Sunday share tips: JD Sports, AFH Financial
JD Sports boss's canny eye and attention to detail has allowed the retailer to vault ahead of competitors but there is more yet to come, especially as regards its push overseas, said the Sunday Times's Sam Chambers in his Inside the City column.
The company may be set to pull off a trick that has defied many British retailers, cracking the American market.
Its executive chairman, Peter Cowgill, was quicker than rivals to spot the 'athleisure' trend among teenagers, for whom trainers and hoodies are now an every day element of their wardrobes.
He was also able to convince top-of-the-range gear makers, such as Nike and Adidas, that his shops made for a better showroom than Sports Direct's, gaining him exclusivity over some of their best products.
Cowgill then leveraged that edge by expanding overseas, with the company now generating more than half of its turnover abroad and with roughly a quarter of its 2,000 shops being the result of its acquisition of US outfit Finish Line.
That purchase positions the firm as one of the key retailers for those same powerful brands.
So yes, having already run up by 75% this year its stock now trades on a "punchy" 19 times' earnings "but this has the makings of a marathon, not a sprint," the tipster said.
A greying population may spell trouble for NHS but for companies like AFH Financial Group it is a real boost, said the Mail on Sunday's Midas column.
The company, which offers systems, processes and research capabilities for financial planners had already delivered on one of the two main goals that it set out in 2017 ahead of schedule, achieving £5bn of funds under management by 2021.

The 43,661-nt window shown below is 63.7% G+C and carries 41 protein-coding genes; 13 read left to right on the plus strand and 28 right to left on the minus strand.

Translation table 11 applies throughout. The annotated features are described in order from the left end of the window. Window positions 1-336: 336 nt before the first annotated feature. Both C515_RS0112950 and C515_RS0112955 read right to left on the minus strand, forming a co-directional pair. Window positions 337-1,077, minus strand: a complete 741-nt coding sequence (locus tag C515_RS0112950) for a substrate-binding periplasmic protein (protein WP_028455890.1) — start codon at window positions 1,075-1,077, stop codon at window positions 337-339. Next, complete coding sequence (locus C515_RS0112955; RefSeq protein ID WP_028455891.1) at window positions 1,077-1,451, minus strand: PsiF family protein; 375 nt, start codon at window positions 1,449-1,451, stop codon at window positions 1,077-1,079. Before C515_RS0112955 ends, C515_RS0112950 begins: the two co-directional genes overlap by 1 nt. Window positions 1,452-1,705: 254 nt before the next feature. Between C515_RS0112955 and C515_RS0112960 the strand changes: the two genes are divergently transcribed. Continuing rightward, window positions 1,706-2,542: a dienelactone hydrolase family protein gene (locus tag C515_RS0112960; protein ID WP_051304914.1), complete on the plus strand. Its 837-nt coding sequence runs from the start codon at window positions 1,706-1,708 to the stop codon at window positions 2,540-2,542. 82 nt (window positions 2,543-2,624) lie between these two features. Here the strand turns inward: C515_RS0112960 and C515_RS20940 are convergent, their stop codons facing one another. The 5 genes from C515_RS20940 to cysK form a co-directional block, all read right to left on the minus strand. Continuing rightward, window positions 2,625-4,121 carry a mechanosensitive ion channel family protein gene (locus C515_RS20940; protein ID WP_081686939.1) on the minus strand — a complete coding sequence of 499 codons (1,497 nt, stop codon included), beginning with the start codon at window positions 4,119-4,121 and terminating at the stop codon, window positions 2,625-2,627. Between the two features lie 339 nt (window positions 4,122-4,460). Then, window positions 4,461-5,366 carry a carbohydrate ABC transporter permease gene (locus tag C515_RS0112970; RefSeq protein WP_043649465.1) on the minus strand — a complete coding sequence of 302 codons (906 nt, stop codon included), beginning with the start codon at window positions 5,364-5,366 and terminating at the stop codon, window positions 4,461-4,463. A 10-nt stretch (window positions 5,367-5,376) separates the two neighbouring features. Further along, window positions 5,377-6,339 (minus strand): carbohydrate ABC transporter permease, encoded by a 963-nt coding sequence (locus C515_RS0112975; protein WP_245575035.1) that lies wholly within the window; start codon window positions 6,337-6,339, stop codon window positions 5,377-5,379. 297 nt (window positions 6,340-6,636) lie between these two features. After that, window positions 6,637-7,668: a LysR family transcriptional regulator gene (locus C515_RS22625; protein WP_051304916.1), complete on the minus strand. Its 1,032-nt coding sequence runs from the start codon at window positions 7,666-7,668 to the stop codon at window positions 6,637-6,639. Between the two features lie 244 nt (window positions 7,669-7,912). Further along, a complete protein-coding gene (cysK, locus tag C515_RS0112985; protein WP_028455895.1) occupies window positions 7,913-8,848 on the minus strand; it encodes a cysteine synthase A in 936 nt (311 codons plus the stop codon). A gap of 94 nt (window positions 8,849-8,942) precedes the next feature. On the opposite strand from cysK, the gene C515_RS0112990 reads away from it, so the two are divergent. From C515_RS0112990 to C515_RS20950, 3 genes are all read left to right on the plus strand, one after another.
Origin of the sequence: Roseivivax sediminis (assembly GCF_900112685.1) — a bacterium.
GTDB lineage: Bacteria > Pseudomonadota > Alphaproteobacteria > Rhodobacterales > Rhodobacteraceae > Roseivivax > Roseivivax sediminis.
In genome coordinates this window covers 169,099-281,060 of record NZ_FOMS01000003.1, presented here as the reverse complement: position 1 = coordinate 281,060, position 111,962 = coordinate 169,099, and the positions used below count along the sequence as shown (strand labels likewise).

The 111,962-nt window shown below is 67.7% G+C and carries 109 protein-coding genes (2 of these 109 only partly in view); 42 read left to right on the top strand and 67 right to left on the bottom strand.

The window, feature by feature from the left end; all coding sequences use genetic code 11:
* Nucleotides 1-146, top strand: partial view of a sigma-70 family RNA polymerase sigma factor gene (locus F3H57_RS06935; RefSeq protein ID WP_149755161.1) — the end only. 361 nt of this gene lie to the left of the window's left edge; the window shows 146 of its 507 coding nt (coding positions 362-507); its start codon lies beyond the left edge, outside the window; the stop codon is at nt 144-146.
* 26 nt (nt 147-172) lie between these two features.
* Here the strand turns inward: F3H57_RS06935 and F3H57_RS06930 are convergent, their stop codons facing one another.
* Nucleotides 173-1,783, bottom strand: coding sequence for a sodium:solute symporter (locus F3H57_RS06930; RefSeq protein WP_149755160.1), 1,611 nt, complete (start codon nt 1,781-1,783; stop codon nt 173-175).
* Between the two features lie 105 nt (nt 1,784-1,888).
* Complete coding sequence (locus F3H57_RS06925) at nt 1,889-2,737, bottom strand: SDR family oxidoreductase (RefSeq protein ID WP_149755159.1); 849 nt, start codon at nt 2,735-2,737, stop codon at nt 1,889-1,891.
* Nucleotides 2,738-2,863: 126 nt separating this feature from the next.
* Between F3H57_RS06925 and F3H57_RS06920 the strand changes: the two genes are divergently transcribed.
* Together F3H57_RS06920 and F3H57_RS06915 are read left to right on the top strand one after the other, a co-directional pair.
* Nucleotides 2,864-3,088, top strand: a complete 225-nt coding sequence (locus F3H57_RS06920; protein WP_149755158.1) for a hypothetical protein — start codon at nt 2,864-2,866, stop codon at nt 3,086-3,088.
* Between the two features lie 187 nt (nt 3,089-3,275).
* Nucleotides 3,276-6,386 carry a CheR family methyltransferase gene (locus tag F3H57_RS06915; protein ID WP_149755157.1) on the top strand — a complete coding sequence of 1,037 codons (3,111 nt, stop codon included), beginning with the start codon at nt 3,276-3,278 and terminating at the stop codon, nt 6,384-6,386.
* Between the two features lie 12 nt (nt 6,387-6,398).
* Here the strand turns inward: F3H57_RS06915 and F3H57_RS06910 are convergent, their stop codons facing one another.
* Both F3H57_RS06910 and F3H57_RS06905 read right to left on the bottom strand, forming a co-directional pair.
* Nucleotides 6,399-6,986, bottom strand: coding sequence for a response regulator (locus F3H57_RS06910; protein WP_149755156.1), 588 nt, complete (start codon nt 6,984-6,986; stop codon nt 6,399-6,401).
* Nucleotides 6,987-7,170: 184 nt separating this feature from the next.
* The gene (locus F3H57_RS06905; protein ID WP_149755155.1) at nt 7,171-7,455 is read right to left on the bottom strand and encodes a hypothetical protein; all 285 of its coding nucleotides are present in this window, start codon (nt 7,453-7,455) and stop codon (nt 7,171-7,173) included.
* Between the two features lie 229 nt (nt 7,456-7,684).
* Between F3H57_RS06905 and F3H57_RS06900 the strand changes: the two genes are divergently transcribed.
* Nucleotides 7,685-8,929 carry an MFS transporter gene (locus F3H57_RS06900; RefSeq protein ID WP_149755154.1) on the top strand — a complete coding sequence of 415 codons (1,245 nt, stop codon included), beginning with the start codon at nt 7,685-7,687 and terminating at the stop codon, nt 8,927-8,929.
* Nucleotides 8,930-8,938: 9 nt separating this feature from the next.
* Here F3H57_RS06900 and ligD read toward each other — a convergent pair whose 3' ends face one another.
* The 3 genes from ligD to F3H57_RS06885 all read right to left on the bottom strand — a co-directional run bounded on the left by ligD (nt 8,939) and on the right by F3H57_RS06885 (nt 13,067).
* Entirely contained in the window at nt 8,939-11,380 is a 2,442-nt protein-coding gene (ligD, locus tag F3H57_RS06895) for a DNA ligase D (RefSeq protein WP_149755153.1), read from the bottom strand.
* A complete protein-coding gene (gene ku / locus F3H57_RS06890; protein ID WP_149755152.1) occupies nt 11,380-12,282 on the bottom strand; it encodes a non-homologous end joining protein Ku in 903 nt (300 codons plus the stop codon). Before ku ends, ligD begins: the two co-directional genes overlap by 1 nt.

And it is set to achieve its second main target this year, reaching £75.0m in sales, Midas continued.
Unlike many investment firms, AFH invests more in bonds, property and other asset types, meaning that its share price is more insulated to the ups and downs of the stockmarket.
"AFH ticks all the boxes and, the more the business grows, the better known it becomes with financial advisers wanting to sell and savers wanting to invest," Midas said.
"The current price fails to reflect AFH's past achievements or future prospects, and the shares should rebound. There is a progressive dividend policy too."
The payout has increased by a factor of four over the last five years to 6.0p per share and company boss, Alan Hudson, is expected to take that to 8.0p over the current financial year and to 10.0p by 2020.
The convergence of various trends, including an ageing population, the increasing dearth of defined benefit pension plans and the increasing number of independent advisers looking to sell out because of the regulatory burden favours AFH.
So too the fact that with 16% of the company's shares Hudson is "well-motivated" to succeed, said Midas.